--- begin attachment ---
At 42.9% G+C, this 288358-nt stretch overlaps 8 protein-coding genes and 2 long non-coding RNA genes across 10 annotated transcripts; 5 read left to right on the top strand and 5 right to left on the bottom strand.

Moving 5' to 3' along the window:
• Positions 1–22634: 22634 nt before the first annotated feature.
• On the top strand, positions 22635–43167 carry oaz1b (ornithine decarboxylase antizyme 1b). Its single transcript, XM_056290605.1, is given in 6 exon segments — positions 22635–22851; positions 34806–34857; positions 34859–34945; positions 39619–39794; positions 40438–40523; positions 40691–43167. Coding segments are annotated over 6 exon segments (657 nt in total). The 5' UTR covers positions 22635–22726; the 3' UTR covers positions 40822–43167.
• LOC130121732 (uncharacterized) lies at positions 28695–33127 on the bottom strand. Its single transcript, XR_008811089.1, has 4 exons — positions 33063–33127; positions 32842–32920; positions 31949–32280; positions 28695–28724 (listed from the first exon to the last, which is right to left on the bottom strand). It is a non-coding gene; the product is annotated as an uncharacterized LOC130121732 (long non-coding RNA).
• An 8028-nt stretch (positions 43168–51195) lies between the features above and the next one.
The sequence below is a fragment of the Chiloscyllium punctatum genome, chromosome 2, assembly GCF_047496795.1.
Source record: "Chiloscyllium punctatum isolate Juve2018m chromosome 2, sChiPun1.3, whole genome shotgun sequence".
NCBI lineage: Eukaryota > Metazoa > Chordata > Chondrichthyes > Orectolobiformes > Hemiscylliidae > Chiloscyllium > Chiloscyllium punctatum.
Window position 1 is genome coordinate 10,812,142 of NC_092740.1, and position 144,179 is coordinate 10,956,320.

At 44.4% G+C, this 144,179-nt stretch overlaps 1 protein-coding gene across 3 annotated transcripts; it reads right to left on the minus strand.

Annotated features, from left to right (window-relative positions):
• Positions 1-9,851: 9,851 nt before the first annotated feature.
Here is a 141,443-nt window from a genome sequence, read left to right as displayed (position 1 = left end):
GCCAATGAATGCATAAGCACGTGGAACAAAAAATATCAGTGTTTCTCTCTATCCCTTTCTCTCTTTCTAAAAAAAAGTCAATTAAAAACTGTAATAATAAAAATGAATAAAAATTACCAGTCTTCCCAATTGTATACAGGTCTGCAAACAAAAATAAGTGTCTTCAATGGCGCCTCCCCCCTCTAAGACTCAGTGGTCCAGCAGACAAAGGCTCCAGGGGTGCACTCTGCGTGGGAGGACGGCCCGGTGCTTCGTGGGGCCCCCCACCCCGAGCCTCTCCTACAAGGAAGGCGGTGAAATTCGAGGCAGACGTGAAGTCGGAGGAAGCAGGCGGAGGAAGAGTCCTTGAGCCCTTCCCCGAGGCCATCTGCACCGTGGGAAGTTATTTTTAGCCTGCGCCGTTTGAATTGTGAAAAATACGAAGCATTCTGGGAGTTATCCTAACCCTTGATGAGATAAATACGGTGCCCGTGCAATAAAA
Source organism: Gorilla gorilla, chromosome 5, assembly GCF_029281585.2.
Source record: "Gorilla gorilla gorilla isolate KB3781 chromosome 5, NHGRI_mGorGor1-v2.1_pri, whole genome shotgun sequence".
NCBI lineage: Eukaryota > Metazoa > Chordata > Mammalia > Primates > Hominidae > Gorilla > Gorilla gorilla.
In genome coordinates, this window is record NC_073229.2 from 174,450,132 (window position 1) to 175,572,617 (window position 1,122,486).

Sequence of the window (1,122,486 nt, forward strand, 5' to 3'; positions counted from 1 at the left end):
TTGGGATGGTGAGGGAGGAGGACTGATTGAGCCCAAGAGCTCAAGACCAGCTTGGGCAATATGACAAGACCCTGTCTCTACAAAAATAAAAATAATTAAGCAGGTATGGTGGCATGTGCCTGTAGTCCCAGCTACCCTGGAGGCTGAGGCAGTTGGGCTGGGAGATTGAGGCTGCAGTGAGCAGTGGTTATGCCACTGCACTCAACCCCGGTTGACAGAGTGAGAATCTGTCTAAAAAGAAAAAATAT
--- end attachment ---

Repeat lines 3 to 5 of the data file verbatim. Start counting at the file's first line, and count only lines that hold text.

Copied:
• Positions 1–22634: 22634 nt before the first annotated feature.
• On the top strand, positions 22635–43167 carry oaz1b (ornithine decarboxylase antizyme 1b). Its single transcript, XM_056290605.1, is given in 6 exon segments — positions 22635–22851; positions 34806–34857; positions 34859–34945; positions 39619–39794; positions 40438–40523; positions 40691–43167. Coding segments are annotated over 6 exon segments (657 nt in total). The 5' UTR covers positions 22635–22726; the 3' UTR covers positions 40822–43167.
• LOC130121732 (uncharacterized) lies at positions 28695–33127 on the bottom strand. Its single transcript, XR_008811089.1, has 4 exons — positions 33063–33127; positions 32842–32920; positions 31949–32280; positions 28695–28724 (listed from the first exon to the last, which is right to left on the bottom strand). It is a non-coding gene; the product is annotated as an uncharacterized LOC130121732 (long non-coding RNA).